Performer. Artist. Mental Health Activist.

 

Nikki Lynette is a performer, writer, and visual artist whose style is equal parts hip hop, alternative, and pop. A Chicago native, her profound sense of individuality has been the cornerstone of her career. Her self-produced tunes have been featured in popular shows on MTV, Fox, Hulu, Netflix, and more and have garnered digital and print features for major publications including XXL, Bust, and Billboard.

 

After a hiatus from releasing new music at the height of her career, Nikki Lynette returned to the public eye with a confession: she’d secretly been battling mental health issues. She began writing articles about depression and suicide for prominent sites like Afropunk, BlackDoctor, and AllHipHop. She soon moved her activism to the stage while opening for artists like Pussy Riot and Mykki Blanco. This activism is the subject of her mental health documentary “Happy Songs About Unhappy Things.”

 

Her autobiographical play “Get Out Alive” is being developed by Northwestern’s American Music Theater Project. Collaborating with Northwestern music theatre professor and director Roger Ellis, AMTP is working to develop this edgy one-woman musical into a multimedia theatrical event. Using storytelling, song, movement, visual media and a live DJ, Nikki’s offbeat approach to sharing her personal mental health journey shows that even when life leads us to a bad place, we can always make it out alive. Three free presentations of the play will take place on May 3rd and 4th at the Mussetter-Struble Theater. Visit Northwestern’s website to RSVP.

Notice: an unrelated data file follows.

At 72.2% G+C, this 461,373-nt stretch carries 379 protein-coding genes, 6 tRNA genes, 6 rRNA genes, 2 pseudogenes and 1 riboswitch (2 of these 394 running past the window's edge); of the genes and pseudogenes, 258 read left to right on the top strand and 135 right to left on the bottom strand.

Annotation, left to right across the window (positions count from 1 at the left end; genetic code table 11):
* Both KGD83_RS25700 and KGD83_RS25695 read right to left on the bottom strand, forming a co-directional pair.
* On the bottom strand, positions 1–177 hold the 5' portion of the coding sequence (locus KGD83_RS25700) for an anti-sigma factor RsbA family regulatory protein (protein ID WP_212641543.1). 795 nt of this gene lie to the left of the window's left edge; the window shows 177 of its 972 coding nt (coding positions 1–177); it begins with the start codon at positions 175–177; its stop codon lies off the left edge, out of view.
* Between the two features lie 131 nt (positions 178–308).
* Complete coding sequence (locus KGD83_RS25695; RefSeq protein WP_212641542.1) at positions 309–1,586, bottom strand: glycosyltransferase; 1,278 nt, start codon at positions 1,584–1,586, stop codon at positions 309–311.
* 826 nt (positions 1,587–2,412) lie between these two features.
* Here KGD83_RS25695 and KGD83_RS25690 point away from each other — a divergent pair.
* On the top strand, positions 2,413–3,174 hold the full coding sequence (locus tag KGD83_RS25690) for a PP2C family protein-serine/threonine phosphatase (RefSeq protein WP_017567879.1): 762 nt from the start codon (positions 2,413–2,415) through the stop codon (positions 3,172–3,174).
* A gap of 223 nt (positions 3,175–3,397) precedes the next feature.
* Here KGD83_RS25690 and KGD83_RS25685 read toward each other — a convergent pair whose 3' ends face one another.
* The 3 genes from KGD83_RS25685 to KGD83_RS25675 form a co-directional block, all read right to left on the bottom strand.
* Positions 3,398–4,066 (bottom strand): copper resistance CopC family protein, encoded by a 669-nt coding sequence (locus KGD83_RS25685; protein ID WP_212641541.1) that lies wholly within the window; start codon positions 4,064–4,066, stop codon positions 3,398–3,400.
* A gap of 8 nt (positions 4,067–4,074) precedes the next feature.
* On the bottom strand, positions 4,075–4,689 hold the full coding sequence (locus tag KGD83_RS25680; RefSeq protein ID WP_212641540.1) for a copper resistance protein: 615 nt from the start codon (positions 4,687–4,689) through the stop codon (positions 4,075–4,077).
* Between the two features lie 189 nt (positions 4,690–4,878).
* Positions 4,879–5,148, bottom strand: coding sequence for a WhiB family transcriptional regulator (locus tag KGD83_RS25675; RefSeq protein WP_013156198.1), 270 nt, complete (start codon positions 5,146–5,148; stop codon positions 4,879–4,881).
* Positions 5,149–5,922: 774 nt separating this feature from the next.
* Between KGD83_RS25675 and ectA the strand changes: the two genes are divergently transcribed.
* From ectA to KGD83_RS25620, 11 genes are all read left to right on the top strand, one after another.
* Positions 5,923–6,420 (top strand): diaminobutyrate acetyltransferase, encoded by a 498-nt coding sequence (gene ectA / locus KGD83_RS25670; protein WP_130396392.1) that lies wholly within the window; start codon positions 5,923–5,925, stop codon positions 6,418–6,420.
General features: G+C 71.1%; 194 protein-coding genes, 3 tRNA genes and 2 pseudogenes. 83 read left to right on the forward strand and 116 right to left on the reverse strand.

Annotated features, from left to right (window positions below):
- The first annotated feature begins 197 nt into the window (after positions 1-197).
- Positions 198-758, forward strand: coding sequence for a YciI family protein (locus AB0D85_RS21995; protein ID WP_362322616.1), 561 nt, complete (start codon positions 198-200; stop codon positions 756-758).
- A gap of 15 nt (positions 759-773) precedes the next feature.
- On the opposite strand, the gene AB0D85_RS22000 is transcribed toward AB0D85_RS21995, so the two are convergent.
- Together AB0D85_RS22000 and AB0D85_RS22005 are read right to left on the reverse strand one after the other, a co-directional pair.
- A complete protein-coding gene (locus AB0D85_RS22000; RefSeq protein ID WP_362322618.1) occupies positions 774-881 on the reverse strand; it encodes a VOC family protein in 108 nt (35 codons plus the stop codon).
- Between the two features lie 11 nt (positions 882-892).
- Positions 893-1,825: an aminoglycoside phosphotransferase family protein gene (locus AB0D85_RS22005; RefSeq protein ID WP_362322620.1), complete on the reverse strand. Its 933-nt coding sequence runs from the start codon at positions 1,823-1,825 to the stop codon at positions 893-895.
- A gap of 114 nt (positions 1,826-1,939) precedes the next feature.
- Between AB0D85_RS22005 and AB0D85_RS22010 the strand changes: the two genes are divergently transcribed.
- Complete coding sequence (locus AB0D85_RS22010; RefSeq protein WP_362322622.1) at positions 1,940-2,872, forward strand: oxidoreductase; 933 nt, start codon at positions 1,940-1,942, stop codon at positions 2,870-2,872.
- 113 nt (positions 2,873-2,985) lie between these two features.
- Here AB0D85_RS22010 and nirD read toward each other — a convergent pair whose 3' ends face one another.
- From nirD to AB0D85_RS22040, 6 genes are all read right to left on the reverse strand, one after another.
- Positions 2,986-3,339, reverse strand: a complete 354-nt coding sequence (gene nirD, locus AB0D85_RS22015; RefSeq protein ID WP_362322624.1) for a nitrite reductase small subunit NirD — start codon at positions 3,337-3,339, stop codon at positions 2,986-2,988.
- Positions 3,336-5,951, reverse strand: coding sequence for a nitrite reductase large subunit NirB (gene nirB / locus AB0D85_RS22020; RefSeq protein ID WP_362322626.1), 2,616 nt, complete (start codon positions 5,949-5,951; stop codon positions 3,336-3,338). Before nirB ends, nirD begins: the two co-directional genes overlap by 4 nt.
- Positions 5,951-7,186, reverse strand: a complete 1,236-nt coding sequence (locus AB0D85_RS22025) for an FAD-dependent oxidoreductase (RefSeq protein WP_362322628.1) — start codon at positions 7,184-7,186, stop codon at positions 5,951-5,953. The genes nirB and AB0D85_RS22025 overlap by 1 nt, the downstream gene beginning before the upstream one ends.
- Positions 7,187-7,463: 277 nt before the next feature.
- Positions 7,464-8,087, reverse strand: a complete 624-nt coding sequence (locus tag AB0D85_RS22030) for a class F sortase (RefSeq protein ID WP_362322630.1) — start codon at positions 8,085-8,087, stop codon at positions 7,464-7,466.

I didn’t wanna do music no more. I mean, I kinda wanted to, but I thought it would be too hard to start over. You spend hella time out the game and everything changes. What I wanted was to not be here. I would wake up and be disappointed that I was awake, and just lay there for an hour before I could get outta bed. I spent a lot of time in bed. I only pushed myself to get better because of my momma. She was sick, and she needed me. So I pushed myself. I didn’t have hella support, because the stigma around mental health leaves a lot of room for lack of understanding, a lot of room for judgement, a lot of room for shame.

I realize now that my music career, by itself, is not enough of a motivator for me no more. I am motivated by people. Particularly people whose needs are underrepresented. Right now my inspiration is coming primarily from the battles I have fought, the ones I am still fighting, and the people who are fighting those battles with me. I think I have accomplished a lot of stuff that I can be proud of, but nothing makes me more proud than this. Until the mental health conversation is being had in a way that appeals to all the people who suffering, we ain’t gonna see no change. That don’t work for me. So I’m gonna do it.